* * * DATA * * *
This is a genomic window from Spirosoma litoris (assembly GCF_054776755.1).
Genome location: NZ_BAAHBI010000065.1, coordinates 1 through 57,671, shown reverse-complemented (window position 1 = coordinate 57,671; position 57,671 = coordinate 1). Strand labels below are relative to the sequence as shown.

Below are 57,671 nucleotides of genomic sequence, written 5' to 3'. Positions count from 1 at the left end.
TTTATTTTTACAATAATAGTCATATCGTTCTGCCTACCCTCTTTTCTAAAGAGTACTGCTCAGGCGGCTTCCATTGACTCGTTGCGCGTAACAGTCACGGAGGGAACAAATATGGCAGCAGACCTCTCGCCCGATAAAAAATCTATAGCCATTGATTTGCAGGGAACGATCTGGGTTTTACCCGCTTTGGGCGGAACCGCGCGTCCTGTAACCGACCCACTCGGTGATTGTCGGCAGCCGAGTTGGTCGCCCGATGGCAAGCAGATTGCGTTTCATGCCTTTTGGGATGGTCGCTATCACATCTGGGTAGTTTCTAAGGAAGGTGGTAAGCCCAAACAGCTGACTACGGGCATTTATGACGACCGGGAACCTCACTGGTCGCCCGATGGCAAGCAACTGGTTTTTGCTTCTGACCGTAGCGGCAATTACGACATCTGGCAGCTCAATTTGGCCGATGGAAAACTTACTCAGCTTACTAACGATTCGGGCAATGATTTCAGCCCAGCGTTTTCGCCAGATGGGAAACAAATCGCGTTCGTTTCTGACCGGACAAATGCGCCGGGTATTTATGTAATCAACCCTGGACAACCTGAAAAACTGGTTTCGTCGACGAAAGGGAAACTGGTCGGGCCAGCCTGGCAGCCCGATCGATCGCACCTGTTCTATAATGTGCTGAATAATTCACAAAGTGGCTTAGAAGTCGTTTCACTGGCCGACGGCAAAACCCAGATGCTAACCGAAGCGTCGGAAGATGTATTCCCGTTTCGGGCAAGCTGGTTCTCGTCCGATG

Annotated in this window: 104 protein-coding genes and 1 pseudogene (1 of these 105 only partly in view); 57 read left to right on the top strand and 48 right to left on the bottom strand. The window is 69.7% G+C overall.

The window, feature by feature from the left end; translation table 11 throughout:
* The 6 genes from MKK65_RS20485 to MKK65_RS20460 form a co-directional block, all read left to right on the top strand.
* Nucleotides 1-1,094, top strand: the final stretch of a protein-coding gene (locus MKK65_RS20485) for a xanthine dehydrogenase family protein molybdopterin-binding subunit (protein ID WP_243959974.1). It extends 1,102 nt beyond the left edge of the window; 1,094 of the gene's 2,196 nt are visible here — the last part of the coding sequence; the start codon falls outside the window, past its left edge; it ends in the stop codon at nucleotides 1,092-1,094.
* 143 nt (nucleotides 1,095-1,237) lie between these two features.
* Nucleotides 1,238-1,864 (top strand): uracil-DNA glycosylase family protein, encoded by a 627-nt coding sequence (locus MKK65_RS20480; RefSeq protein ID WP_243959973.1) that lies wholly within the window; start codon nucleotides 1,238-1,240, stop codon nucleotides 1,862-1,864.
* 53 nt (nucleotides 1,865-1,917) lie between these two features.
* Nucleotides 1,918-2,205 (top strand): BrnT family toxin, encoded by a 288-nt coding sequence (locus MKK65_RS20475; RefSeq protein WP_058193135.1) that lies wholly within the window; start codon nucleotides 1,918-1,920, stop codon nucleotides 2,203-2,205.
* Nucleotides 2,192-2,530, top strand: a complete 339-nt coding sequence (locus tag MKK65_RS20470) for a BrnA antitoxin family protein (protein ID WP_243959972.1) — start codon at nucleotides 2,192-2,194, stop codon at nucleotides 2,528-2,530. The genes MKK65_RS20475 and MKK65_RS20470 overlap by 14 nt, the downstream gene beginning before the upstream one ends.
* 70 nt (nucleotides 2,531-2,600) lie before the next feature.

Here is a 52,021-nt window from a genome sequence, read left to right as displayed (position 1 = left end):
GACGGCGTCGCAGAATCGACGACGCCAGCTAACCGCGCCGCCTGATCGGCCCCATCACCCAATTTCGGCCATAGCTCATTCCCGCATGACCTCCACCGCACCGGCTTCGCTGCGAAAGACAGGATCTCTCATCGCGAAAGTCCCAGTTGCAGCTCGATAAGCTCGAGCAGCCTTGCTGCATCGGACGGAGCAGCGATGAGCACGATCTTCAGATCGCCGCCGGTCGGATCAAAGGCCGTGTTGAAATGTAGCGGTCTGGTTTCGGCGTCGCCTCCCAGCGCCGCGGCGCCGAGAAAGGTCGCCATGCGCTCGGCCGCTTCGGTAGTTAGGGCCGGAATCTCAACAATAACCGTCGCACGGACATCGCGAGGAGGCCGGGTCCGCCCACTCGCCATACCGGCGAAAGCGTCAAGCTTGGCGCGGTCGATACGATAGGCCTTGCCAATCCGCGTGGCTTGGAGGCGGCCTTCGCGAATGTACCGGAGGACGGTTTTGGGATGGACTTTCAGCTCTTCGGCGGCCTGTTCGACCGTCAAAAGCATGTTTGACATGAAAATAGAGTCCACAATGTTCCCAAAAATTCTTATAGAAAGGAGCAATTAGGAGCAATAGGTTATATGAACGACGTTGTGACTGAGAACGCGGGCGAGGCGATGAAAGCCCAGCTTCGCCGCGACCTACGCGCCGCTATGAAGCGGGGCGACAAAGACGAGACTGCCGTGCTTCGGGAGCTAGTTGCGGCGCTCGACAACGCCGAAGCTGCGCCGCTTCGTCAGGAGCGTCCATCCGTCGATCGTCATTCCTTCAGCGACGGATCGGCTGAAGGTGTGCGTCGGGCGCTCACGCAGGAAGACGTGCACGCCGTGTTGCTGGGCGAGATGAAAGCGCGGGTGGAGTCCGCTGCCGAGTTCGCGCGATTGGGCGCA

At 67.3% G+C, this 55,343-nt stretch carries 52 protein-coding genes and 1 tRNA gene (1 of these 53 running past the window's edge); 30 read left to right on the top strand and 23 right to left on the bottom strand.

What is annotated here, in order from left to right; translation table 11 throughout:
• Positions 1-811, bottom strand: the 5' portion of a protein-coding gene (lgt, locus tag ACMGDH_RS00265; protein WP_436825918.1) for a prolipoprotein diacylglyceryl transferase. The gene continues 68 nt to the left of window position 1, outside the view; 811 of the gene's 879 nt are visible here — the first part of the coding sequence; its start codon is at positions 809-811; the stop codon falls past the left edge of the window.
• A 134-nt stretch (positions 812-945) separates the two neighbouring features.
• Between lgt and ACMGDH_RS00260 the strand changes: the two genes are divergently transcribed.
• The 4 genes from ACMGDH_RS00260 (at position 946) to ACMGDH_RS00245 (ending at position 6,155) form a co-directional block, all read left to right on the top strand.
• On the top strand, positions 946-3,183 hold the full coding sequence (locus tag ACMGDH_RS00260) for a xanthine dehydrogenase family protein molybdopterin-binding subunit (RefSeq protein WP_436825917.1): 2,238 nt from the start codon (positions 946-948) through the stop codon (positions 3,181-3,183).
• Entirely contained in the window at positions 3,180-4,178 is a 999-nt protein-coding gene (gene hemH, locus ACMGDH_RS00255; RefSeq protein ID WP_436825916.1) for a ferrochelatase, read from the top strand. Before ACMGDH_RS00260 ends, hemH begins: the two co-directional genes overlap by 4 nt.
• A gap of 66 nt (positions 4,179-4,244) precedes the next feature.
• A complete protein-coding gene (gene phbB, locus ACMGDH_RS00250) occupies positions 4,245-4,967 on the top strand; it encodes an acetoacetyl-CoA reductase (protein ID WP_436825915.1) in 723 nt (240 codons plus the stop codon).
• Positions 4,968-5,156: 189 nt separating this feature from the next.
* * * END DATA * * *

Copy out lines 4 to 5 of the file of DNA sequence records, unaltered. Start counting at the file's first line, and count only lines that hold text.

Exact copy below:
TTTATTTTTACAATAATAGTCATATCGTTCTGCCTACCCTCTTTTCTAAAGAGTACTGCTCAGGCGGCTTCCATTGACTCGTTGCGCGTAACAGTCACGGAGGGAACAAATATGGCAGCAGACCTCTCGCCCGATAAAAAATCTATAGCCATTGATTTGCAGGGAACGATCTGGGTTTTACCCGCTTTGGGCGGAACCGCGCGTCCTGTAACCGACCCACTCGGTGATTGTCGGCAGCCGAGTTGGTCGCCCGATGGCAAGCAGATTGCGTTTCATGCCTTTTGGGATGGTCGCTATCACATCTGGGTAGTTTCTAAGGAAGGTGGTAAGCCCAAACAGCTGACTACGGGCATTTATGACGACCGGGAACCTCACTGGTCGCCCGATGGCAAGCAACTGGTTTTTGCTTCTGACCGTAGCGGCAATTACGACATCTGGCAGCTCAATTTGGCCGATGGAAAACTTACTCAGCTTACTAACGATTCGGGCAATGATTTCAGCCCAGCGTTTTCGCCAGATGGGAAACAAATCGCGTTCGTTTCTGACCGGACAAATGCGCCGGGTATTTATGTAATCAACCCTGGACAACCTGAAAAACTGGTTTCGTCGACGAAAGGGAAACTGGTCGGGCCAGCCTGGCAGCCCGATCGATCGCACCTGTTCTATAATGTGCTGAATAATTCACAAAGTGGCTTAGAAGTCGTTTCACTGGCCGACGGCAAAACCCAGATGCTAACCGAAGCGTCGGAAGATGTATTCCCGTTTCGGGCAAGCTGGTTCTCGTCCGATG

Annotated in this window: 104 protein-coding genes and 1 pseudogene (1 of these 105 only partly in view); 57 read left to right on the top strand and 48 right to left on the bottom strand. The window is 69.7% G+C overall.